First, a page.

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Potential new imaging technique?

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#1 FeynmanFan

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Posted 27 June 2013 - 07:00 PM

Found this in MIT Tech Briefs. My math is rusty enough that I got about 5% of this, but it intrigued me enough that I thought I'd post it here. Comments? web page Download the PDF.

#2 mark cowan

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Posted 27 June 2013 - 09:50 PM

I'd like to see more about that...

Best,
Mark

#3 derangedhermit

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Posted 27 June 2013 - 11:10 PM

You can get a feel for it without most of the math at the wikipedia page "Coded aperture" and a NASA list of the astronomical instruments using such technology. At least I think it's the same or similar thing. It's been used where you can't build a lens, like x-rays and gamma rays, and for very low S/N ratio radio environments.

Note the comment at the NASA site:
With six operational instruments, coded aperture imaging in astronomy appears to be at its culmination point. The future is with new imaging techniques such as lobster eye telescopes and multi-layered super mirrors.

"Lobster eye telescope" :grin: Roger Angel turns out to be a very creative guy.

The only visual astronomy use I can think of is you could use it to try to beat seeing for imaging, but it seems a stretch.

#4 Crayfordjon

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Posted 28 June 2013 - 12:57 AM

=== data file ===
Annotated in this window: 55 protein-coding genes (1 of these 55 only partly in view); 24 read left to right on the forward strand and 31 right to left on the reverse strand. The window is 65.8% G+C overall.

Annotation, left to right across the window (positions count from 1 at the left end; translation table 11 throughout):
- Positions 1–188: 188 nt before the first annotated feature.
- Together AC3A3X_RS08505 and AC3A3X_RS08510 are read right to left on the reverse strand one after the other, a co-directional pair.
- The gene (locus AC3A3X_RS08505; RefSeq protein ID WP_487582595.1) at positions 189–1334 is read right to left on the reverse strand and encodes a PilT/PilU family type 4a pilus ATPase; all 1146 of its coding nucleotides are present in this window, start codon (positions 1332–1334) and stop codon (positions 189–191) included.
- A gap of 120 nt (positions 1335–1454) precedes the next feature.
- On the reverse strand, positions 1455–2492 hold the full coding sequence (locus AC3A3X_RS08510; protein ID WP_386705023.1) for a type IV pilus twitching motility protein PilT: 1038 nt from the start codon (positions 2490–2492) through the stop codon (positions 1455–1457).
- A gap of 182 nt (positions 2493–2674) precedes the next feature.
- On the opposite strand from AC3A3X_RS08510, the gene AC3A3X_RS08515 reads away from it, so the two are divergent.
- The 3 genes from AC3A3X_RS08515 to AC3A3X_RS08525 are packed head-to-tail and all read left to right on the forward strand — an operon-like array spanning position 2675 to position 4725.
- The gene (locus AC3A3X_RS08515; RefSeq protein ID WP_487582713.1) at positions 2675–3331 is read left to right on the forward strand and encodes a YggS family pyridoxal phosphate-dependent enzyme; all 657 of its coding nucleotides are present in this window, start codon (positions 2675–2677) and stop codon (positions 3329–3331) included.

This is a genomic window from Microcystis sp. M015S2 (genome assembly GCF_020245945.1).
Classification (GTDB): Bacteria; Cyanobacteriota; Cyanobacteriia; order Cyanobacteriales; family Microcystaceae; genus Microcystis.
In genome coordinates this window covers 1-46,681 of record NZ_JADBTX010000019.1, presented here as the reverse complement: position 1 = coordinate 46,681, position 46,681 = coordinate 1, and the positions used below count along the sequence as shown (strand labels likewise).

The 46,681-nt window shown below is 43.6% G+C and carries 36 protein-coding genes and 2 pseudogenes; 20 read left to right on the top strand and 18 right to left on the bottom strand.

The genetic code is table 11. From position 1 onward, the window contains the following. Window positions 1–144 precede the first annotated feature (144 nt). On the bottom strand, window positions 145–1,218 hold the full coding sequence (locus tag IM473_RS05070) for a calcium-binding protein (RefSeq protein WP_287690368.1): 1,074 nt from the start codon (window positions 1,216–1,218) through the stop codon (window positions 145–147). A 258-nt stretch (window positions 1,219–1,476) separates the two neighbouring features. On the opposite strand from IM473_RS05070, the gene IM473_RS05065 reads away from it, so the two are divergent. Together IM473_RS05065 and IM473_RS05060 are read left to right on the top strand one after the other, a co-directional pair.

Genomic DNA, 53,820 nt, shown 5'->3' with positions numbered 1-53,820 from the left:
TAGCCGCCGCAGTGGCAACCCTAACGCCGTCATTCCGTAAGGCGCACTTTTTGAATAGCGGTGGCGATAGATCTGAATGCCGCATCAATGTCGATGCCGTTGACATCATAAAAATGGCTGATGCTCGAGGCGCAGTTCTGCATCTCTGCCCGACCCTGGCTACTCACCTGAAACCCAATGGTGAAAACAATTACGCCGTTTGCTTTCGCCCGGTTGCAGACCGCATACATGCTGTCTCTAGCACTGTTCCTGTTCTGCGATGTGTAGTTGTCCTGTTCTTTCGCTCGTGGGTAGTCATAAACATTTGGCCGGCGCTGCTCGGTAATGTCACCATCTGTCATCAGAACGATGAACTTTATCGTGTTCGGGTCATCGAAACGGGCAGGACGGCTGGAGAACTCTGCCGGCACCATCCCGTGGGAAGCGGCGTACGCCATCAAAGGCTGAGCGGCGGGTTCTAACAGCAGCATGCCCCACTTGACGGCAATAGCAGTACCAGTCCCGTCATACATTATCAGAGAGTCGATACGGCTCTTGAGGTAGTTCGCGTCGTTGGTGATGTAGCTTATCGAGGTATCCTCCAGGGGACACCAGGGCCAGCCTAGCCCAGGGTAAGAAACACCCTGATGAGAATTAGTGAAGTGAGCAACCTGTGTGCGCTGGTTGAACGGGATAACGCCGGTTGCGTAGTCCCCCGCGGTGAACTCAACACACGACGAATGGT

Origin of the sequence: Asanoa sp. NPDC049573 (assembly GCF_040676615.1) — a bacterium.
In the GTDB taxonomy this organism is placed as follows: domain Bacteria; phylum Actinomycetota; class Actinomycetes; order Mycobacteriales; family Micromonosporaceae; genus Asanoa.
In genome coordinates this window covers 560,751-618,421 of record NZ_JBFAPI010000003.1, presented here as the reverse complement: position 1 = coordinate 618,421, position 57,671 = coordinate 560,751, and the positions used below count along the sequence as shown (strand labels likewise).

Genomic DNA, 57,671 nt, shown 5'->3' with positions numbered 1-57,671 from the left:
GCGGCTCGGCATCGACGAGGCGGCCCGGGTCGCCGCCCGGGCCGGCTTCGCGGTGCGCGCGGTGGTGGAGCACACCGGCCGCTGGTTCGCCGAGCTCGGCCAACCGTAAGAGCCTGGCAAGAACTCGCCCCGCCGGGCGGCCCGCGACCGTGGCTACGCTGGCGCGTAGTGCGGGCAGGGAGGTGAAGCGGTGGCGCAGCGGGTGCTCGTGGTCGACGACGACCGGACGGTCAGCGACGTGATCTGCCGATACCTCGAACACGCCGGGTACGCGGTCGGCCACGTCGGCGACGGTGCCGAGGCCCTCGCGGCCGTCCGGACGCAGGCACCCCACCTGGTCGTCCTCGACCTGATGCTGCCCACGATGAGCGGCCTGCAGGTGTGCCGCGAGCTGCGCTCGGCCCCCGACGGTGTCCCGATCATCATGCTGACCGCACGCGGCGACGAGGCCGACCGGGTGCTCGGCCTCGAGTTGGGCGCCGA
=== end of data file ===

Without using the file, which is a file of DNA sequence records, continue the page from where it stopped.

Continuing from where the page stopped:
The human brain is not really a computer as we unterstand it, it is something more, it gives us conscious awareness; a computer has none.

#5 careysub

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Posted 30 June 2013 - 05:19 PM

This seems related to light field imaging:

https://en.wikipedia...iki/Light_field

https://graphics.sta...cts/lightfield/

#6 kw6562

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Posted 30 June 2013 - 08:52 PM

Coded aperture imaging is fascinating, IMHO. We are assisting with the construction of a coded aperture X-ray spectrometer to be used on the OSIRIS-REx asteroid sample return mission (REXIS link).
--Keith

#7 Geo.

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Posted 02 July 2013 - 08:23 AM

The human brain is not really a computer as we unterstand it, it is something more, it gives us conscious awareness; a computer has none.


Well, maybe true this week.....

#8 iluxo

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Posted 02 July 2013 - 09:32 PM

It's the theoretical basis behind how the Lytro camera works.






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